DrG wrote:Cavagnari and Mussolini lost their faith in the Italian amphibious operations doctrine, based upon the use of few and large ships, soon thereafter, as noted by Ciano in his entry of 15 March 1939 of his diary.
The Castillo de Olite was sunk on 7 March 1939. If between 7 and 15 March the Regia Marina high command was able to ask the Spanish authorities about the operation, receive the available data (that I suspect the Spaniards had little interest in sharing), have it analysed, and reach the conclusion that their amphibious doctrine had to be changed, they certainly acted with remarkable speed. It's not that there was much to analyse: the operation was basically 1) find some troops; 2) find some freighters; 3) put the troops onboard the freighters; 4) send the freighters to Cartagena, one by one as soon as they had their troops onboard. But for the same reason the conclusions that could be obtained from the operation were highly questionable.

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T. A. Gardner
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Re: Italy invading Malta in 1940

Post by T. A. Gardner » 30 Jan 2019 23:08

Sid Guttridge wrote:
30 Jan 2019 11:48
Hi T. A. Gardener,

You say that "Coast defense was never a British strong suit".

Given the obsolete guns applied in most cases, you may be right, but do you have any cases where the guns were tested in combat and found wanting?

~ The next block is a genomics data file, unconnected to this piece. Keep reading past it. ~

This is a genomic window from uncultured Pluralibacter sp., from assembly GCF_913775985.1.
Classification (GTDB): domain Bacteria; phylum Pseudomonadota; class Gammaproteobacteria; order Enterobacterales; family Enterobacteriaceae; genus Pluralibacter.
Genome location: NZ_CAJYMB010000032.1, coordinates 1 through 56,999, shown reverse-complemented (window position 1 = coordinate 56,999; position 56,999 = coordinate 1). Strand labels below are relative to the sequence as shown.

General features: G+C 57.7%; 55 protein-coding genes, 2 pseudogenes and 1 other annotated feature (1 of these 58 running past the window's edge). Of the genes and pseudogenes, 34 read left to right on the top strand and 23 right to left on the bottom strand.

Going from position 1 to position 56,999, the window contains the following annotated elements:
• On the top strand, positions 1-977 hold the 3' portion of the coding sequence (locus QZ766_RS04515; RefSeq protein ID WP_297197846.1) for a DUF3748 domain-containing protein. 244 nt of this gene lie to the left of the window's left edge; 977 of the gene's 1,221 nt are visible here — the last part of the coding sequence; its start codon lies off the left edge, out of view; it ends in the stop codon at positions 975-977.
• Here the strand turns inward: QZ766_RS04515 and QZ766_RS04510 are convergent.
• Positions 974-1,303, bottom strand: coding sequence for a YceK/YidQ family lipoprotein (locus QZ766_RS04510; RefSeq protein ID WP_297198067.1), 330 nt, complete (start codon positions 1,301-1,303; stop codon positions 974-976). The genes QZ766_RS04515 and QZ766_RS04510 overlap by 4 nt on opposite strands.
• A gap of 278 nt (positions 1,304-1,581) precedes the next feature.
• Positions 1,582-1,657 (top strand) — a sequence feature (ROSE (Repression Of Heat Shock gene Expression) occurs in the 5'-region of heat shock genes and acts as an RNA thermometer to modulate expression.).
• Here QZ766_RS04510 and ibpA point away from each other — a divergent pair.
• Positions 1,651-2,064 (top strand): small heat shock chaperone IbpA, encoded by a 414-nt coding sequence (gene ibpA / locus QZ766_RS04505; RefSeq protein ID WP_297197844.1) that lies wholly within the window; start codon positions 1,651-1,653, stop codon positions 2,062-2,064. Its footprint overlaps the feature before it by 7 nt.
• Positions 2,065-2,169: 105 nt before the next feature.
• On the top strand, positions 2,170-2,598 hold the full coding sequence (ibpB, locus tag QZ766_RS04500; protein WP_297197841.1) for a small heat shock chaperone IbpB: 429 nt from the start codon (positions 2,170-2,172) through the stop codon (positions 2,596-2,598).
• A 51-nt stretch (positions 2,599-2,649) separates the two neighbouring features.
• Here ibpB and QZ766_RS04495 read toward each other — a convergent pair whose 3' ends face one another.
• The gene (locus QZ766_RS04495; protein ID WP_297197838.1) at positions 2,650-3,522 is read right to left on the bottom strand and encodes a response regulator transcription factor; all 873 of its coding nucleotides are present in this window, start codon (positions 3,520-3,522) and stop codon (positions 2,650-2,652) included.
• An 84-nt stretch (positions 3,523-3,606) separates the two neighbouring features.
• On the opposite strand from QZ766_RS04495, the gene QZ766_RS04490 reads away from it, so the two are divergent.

(I here exclude Singapore, in that the guns were never really tested, and the Channel Dash, where the fall of shot couldn't be seen due to lack of visibility).

I would note that it was the British batteries that apparently eventually (after four years) disabled the German batteries in the Pas de Calais, not the other way around.

Cheers,

Sid.
No, they never really were. But, the biggest "normal" coast defense gun for the British was a 9.2". The next size down was a 6" gun. The 15" in Singapore and the 14" on the Channel were exceptions to the rule.

By comparison, the US generally defended the most important harbors and locations with guns up to 16" in size and had far more of them.

The other difference was the British didn't put in the sort of fire control system the US did for controlling fire. Both had radar, but the British generally had one set for a battery where the US would have two or more. The US used several base stations that coordinated with a central plotting room for observed fire rather than a single control station or even sighing by the gun crew itself like the British did.

This is the US system:

Image

Image

The 'B' stations acted like a massive stereoscopic rangefinder that had a base of as much as a thousand yards or more with a director (DC) position giving a third plot that coincided with the plotting room.